I had always wanted to go on a cultural exchange program to Japan. It was one of the reasons I chose to study at ANU. During my Asia Pacific Studies and International Relations double degree, I leapt at the opportunity to do the Year in Asia program. My destination was Japan and I was so excited!
I arrived at Nanzan University in Nagoya in January 2018. One of the first students I met at the dorm orientation had such a bright face and bubbly energy. Something told me I could hit it off with Miku.
We kept bumping into each other at campus events. Soon, we became close friends. Miku has the greatest smile that just draws you in. We loved to explore Nagoya together. One time, there was this huge line outside a shop and Miku said, "Oh that must be good, let's go line up!" As someone from Canberra, I was shocked that anyone would want to join such a long line! I just said, "We're going to be here all day, do you really want to!?" Little did I know that long lines at a shop means it's a reputed one and worth the wait.
Whenever I had my picture taken, someone would say, "Oh my god, your head is so small!" I took that literally - yes, my head is quite small compared to a Japanese person. But it was Miku that taught me I was actually being complimented. In Japan, when someone says your head is small, they actually mean 'you look like a doll, you're very cute!'
Miku was like my personal guide to Japanese culture.
When it was nearly time to come home, I found out that Miku was coming on exchange to ANU. I was so happy we were going to be together again.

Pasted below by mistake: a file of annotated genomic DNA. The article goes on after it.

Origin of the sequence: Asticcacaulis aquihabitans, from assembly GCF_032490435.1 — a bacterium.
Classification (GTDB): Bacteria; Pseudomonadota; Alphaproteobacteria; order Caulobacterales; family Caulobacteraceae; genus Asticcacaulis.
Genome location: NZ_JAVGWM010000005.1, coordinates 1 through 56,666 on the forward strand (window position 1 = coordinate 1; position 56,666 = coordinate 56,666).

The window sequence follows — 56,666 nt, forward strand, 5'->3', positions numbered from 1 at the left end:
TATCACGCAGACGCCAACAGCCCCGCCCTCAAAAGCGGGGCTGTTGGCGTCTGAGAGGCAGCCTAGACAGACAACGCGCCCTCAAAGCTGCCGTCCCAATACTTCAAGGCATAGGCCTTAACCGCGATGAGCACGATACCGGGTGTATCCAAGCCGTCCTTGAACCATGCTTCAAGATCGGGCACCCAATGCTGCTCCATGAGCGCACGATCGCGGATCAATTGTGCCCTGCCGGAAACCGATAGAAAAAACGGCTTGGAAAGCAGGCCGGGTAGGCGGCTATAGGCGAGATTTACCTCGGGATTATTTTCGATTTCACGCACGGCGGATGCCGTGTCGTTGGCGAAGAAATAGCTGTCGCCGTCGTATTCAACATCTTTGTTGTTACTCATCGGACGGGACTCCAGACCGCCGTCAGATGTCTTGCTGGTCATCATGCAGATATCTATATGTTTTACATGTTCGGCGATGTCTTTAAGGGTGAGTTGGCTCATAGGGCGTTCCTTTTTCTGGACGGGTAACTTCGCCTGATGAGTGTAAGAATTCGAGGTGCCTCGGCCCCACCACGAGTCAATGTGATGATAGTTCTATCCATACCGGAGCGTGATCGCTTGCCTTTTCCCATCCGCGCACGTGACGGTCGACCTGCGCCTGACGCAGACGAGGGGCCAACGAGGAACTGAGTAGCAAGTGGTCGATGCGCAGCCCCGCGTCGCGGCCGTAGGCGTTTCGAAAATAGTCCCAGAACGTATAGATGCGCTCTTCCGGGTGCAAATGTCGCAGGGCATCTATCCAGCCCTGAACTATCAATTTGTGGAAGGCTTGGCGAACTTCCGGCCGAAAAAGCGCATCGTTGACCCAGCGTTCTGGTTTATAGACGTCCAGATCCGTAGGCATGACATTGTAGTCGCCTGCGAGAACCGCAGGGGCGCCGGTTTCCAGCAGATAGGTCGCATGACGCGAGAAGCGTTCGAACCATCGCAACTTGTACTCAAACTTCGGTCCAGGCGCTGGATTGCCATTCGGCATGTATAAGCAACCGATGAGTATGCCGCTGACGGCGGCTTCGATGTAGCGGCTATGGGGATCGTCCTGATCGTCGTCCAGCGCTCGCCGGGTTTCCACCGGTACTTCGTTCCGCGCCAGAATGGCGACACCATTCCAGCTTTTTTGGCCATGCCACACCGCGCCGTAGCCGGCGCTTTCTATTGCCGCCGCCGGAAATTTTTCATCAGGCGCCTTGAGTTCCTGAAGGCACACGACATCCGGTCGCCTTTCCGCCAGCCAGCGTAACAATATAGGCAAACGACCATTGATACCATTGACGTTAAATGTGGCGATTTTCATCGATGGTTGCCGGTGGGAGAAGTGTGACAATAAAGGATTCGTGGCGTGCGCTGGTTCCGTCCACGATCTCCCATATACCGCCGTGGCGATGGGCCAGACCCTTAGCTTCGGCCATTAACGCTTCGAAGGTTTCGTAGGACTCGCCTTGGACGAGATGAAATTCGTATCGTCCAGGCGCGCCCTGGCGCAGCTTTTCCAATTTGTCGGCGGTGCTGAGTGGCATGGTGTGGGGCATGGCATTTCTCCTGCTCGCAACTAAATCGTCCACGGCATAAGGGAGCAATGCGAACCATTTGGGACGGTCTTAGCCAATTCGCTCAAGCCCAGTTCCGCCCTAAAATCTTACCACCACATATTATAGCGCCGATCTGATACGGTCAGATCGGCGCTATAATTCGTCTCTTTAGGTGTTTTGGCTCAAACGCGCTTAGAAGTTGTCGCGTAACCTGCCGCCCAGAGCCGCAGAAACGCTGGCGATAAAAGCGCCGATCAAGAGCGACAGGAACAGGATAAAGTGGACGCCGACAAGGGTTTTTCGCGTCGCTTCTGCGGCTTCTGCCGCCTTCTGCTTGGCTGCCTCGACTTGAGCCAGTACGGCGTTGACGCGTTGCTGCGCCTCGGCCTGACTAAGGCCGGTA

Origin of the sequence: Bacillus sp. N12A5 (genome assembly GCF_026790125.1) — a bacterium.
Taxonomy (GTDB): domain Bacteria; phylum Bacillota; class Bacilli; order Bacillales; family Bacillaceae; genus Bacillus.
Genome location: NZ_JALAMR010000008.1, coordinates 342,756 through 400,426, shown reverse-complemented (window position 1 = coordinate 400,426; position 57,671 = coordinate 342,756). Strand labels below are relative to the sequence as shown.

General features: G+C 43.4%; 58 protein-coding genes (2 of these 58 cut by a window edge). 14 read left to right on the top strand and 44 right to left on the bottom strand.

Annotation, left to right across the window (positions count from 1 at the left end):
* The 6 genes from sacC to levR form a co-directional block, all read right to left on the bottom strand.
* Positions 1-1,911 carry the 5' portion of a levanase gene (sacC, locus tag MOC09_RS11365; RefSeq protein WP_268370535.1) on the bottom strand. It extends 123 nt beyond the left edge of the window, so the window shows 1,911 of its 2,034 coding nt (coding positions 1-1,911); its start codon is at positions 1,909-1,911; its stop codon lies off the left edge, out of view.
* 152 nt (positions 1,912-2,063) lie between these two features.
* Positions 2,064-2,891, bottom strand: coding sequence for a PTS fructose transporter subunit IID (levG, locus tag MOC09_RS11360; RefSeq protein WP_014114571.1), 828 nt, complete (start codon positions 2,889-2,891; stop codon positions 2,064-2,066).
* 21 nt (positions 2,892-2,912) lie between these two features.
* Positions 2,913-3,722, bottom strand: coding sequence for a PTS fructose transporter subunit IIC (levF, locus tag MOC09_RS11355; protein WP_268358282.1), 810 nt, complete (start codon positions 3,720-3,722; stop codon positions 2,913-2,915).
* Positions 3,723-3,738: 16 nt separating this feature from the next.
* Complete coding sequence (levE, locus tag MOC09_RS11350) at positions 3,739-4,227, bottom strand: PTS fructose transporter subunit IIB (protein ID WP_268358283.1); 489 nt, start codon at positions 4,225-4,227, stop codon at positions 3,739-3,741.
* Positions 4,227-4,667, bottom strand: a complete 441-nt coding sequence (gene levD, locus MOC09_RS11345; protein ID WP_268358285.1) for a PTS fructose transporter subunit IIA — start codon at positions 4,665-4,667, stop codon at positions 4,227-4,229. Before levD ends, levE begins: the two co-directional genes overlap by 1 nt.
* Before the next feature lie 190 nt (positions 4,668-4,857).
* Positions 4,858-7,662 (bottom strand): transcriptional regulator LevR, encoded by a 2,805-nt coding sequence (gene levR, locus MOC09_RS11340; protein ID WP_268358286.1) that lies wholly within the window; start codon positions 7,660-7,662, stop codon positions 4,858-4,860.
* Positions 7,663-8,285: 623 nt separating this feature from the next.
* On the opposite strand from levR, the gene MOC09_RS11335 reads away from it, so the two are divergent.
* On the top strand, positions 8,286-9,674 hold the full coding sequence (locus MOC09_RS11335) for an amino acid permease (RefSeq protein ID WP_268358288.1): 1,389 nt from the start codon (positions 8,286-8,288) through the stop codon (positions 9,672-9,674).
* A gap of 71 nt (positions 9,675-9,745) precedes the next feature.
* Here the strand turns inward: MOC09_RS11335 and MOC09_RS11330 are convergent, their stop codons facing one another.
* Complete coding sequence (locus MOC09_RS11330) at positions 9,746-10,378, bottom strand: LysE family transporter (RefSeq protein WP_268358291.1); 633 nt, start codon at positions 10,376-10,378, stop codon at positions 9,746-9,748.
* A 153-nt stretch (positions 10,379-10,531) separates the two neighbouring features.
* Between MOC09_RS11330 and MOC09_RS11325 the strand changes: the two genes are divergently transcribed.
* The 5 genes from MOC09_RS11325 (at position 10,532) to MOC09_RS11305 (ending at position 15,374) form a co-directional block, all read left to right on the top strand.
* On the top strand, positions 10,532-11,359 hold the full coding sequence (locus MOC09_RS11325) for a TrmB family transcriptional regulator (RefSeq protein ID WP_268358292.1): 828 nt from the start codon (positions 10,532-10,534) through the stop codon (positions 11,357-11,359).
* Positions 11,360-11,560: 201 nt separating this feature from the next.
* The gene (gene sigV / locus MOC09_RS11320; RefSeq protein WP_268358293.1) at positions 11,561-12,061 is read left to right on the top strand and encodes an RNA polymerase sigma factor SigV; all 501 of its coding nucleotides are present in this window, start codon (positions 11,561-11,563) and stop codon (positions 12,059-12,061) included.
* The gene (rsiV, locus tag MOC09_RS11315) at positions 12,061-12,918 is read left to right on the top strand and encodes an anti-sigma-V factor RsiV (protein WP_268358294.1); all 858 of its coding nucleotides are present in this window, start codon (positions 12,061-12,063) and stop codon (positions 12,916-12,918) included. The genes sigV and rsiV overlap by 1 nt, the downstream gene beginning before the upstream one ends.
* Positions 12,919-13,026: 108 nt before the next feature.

It was my turn to be the guide.
When she got to Canberra, I invited her over to meet my family. We made pavlova together; we went around town and had a lot of fun. She loved Australian coffee - "this is so delicious! I'll miss this when I go back home."
In Japan, Miku had shown me the famous fireworks festival. So, I took her to Floriade, where we took a million and one pictures. We would start chatting and realise we had been doing it for five hours!
Every time I pass by Burton and Garran Hall, where Miku stayed when she was here, it brings back memories - how we set up her room, how we walked down to Chifley Library and worked on assignments. She'd make me check her essay to see if it read well. And I'd say: "Sure, you did the same for me in Japan."
Our relationship was a special one - it spanned cultures and continents, it wasn't just one experience, but so many shared together.
Going on exchange to another culture is one of the best experiences you can have. It changes the way you think about the world. It taught me to engage differently with people. It set me on my journey of personal growth. And Miku was an important part of it.
She is still an important part of my journey by the way. We just had a video call last week.
Share a story of your time here. It can be a moment, or an entire career.